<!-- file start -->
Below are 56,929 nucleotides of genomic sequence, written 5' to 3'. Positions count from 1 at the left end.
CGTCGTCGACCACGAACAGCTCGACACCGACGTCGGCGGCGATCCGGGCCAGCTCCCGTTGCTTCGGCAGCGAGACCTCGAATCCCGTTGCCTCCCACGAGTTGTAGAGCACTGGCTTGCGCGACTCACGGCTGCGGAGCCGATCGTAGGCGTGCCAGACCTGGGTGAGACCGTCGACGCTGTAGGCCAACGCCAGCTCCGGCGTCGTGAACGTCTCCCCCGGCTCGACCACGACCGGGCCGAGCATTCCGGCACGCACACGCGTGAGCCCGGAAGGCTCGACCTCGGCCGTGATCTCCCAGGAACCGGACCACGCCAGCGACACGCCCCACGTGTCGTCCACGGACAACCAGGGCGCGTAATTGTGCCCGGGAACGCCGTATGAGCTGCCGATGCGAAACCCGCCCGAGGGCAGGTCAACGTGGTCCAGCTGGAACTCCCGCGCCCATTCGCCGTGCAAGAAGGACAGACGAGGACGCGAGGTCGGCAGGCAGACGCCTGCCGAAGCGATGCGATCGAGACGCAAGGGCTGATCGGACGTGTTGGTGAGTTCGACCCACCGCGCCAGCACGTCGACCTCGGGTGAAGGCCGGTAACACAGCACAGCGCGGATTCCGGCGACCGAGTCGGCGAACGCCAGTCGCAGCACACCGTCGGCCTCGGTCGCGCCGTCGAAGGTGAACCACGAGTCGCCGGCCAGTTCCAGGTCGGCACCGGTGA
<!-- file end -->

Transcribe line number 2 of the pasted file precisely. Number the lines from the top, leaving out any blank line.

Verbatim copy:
CGTCGTCGACCACGAACAGCTCGACACCGACGTCGGCGGCGATCCGGGCCAGCTCCCGTTGCTTCGGCAGCGAGACCTCGAATCCCGTTGCCTCCCACGAGTTGTAGAGCACTGGCTTGCGCGACTCACGGCTGCGGAGCCGATCGTAGGCGTGCCAGACCTGGGTGAGACCGTCGACGCTGTAGGCCAACGCCAGCTCCGGCGTCGTGAACGTCTCCCCCGGCTCGACCACGACCGGGCCGAGCATTCCGGCACGCACACGCGTGAGCCCGGAAGGCTCGACCTCGGCCGTGATCTCCCAGGAACCGGACCACGCCAGCGACACGCCCCACGTGTCGTCCACGGACAACCAGGGCGCGTAATTGTGCCCGGGAACGCCGTATGAGCTGCCGATGCGAAACCCGCCCGAGGGCAGGTCAACGTGGTCCAGCTGGAACTCCCGCGCCCATTCGCCGTGCAAGAAGGACAGACGAGGACGCGAGGTCGGCAGGCAGACGCCTGCCGAAGCGATGCGATCGAGACGCAAGGGCTGATCGGACGTGTTGGTGAGTTCGACCCACCGCGCCAGCACGTCGACCTCGGGTGAAGGCCGGTAACACAGCACAGCGCGGATTCCGGCGACCGAGTCGGCGAACGCCAGTCGCAGCACACCGTCGGCCTCGGTCGCGCCGTCGAAGGTGAACCACGAGTCGCCGGCCAGTTCCAGGTCGGCACCGGTGA